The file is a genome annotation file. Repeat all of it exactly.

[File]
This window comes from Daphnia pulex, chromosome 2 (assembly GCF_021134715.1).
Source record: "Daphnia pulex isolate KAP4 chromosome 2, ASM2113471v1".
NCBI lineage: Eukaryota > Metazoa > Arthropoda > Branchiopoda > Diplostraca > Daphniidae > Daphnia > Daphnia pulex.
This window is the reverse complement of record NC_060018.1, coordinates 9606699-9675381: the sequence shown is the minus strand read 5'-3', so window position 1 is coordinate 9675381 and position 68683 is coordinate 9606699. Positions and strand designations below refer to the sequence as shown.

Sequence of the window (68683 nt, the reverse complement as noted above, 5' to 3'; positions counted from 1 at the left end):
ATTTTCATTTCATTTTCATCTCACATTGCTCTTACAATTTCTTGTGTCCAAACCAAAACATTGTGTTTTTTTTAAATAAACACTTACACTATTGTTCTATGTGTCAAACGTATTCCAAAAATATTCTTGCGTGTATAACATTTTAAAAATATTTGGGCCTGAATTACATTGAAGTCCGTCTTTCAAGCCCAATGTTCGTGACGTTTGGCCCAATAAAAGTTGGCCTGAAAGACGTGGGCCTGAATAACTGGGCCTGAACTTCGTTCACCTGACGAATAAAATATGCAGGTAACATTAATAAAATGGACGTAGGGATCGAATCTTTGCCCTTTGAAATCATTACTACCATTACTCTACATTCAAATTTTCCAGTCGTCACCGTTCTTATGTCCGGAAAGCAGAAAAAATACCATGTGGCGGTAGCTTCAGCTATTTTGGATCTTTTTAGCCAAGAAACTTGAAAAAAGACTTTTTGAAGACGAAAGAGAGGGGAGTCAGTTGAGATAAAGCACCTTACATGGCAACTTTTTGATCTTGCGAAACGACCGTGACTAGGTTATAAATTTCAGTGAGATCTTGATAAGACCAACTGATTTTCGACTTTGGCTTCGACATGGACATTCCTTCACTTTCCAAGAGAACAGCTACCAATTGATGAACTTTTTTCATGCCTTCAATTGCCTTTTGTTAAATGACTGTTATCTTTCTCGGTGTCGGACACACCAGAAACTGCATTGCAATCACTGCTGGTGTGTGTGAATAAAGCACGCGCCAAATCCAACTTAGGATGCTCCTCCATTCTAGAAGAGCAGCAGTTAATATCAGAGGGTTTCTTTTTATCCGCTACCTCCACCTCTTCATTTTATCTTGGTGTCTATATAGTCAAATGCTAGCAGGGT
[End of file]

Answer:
This window comes from Daphnia pulex, chromosome 2 (assembly GCF_021134715.1).
Source record: "Daphnia pulex isolate KAP4 chromosome 2, ASM2113471v1".
NCBI lineage: Eukaryota > Metazoa > Arthropoda > Branchiopoda > Diplostraca > Daphniidae > Daphnia > Daphnia pulex.
This window is the reverse complement of record NC_060018.1, coordinates 9606699-9675381: the sequence shown is the minus strand read 5'-3', so window position 1 is coordinate 9675381 and position 68683 is coordinate 9606699. Positions and strand designations below refer to the sequence as shown.

Sequence of the window (68683 nt, the reverse complement as noted above, 5' to 3'; positions counted from 1 at the left end):
ATTTTCATTTCATTTTCATCTCACATTGCTCTTACAATTTCTTGTGTCCAAACCAAAACATTGTGTTTTTTTTAAATAAACACTTACACTATTGTTCTATGTGTCAAACGTATTCCAAAAATATTCTTGCGTGTATAACATTTTAAAAATATTTGGGCCTGAATTACATTGAAGTCCGTCTTTCAAGCCCAATGTTCGTGACGTTTGGCCCAATAAAAGTTGGCCTGAAAGACGTGGGCCTGAATAACTGGGCCTGAACTTCGTTCACCTGACGAATAAAATATGCAGGTAACATTAATAAAATGGACGTAGGGATCGAATCTTTGCCCTTTGAAATCATTACTACCATTACTCTACATTCAAATTTTCCAGTCGTCACCGTTCTTATGTCCGGAAAGCAGAAAAAATACCATGTGGCGGTAGCTTCAGCTATTTTGGATCTTTTTAGCCAAGAAACTTGAAAAAAGACTTTTTGAAGACGAAAGAGAGGGGAGTCAGTTGAGATAAAGCACCTTACATGGCAACTTTTTGATCTTGCGAAACGACCGTGACTAGGTTATAAATTTCAGTGAGATCTTGATAAGACCAACTGATTTTCGACTTTGGCTTCGACATGGACATTCCTTCACTTTCCAAGAGAACAGCTACCAATTGATGAACTTTTTTCATGCCTTCAATTGCCTTTTGTTAAATGACTGTTATCTTTCTCGGTGTCGGACACACCAGAAACTGCATTGCAATCACTGCTGGTGTGTGTGAATAAAGCACGCGCCAAATCCAACTTAGGATGCTCCTCCATTCTAGAAGAGCAGCAGTTAATATCAGAGGGTTTCTTTTTATCCGCTACCTCCACCTCTTCATTTTATCTTGGTGTCTATATAGTCAAATGCTAGCAGGGT